from the slow rates of unequal exchange or gene conversion involving the homogenization of existing families for one variant
Given this cohesive system of genetics, which contrasts remarkably with the classical population genetics of single-copy genes,
we allowed ourselves some freedom in speculating on its involvement in the origin of the ontogenetic and reproductive differences
between species. So far as we are aware, there are few experimental tests of the genetic mechanisms which are thought to underlie
species differences. We do not disagree with the conventional viewpoint that such differences might be consequential upon
natural selection and genetic drift working within mendelian populations. Nevertheless such external processes of fixation
are inadequate in explaining species differences in multiple-copy families, i.e. the phenomenon of concerted evolution. The
evolution of such families and their manifold phenotypic effects can be partly explained by the genetics of molecular drive,
which is precisely based on internal molecular mechanisms of turnover. Consequently, we are perplexed that Drs. Doolittle
and Selander consider our speculation on the evolutionary biology of molecular drive to be unhelpful. We consider that all
evolutionary biology may be, in essence, a manifestation of molecular events, and the artificial separation of molecular
and evolutionary biology is itself unhelpful.
Part of the problem seems to stem from a mistaken supposition that turnover is only observed in non-genic families whose biological
effects have yet to be ascertained. It would be a pity if this misunderstanding was widespread. Concerted evolution is an
extensively documented observation in many multigene families. The biological effects and evolutionary significance of changes
in these families cannot be seriously challenged. It could well be that even the species differences in behavior emphasized
by John Maynard-Smith, are under multigene control. A population could undergo a long-term collective transformation in behavior
under the aegis of the genetic system of molecular drive.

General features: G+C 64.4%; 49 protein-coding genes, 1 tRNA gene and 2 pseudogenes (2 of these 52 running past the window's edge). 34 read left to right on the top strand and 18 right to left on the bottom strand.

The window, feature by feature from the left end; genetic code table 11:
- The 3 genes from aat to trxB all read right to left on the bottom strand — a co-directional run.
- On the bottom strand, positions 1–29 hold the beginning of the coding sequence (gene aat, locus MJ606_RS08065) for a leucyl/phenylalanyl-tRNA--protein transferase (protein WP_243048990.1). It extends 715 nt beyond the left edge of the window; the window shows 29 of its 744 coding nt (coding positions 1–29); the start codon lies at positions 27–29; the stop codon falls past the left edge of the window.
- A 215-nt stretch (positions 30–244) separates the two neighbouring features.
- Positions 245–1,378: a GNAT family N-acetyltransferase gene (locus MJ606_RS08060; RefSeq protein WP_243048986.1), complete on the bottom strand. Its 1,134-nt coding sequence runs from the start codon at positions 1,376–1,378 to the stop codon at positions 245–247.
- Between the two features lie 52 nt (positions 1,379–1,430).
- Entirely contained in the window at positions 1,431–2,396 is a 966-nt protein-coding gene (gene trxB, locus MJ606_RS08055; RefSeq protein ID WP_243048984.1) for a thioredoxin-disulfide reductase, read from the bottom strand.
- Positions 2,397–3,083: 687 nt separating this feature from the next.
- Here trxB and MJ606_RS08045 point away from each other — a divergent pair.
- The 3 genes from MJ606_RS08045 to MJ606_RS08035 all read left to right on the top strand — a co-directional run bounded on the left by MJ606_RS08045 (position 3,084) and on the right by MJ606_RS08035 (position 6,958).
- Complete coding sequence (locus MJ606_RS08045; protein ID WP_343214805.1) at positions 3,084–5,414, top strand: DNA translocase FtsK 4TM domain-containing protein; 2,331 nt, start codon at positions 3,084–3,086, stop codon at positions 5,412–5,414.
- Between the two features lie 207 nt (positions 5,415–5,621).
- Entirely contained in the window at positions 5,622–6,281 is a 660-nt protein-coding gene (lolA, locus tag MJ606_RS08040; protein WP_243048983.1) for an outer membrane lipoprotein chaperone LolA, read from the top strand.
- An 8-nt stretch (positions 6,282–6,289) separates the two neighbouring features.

We do not consider molecular drive to be a catch-all for all genomic rearrangements and exchanges. If some rearrangements,
for example inversions, deletions, or duplications turn out to be one-off events, then they are analogous to most point mutations
which rely for their evolutionary progress on selection and drift. They do not contribute to the process of molecular drive.
From what we now understand of the activities of unequal exchange, gene
conversion and transposition in so many different families, the evolutionary differences between species must be considered
a complex outcome of three processes of fixation - adaptive, accidental and cohesively driven. Despite the seeming pitfalls
in trying to promote a new perspective, we see no reason to be unenthusiastic about the implications of molecular drive.
G. A. Dover, T. Strachan, E. S. Coen, [address as above] S. D. M. Brown* *Dept. Biochemistry, St. Mary's Hospital, London.
1. Dover, G. A., Brown, S. D. M., Coen, E. S., Dallas, J., Strachan, T. and Trick, M. (1982) in 'Genome Evolution'
(eds. G. A. Dover and R. B. Flavell) Acad. Press. p. 343.
2. Dover, G. A. (1982). Nature 299 111.
3. Jeffreys, A. (1982) in "Genome Evolution" (eds. G. A. Dover and R. B. Flavell) Acad. Press. p. 157.
4. Jelinek, W. R. & Schmid, C. W. (1982). Ann. Rev. Biochem. 51 813.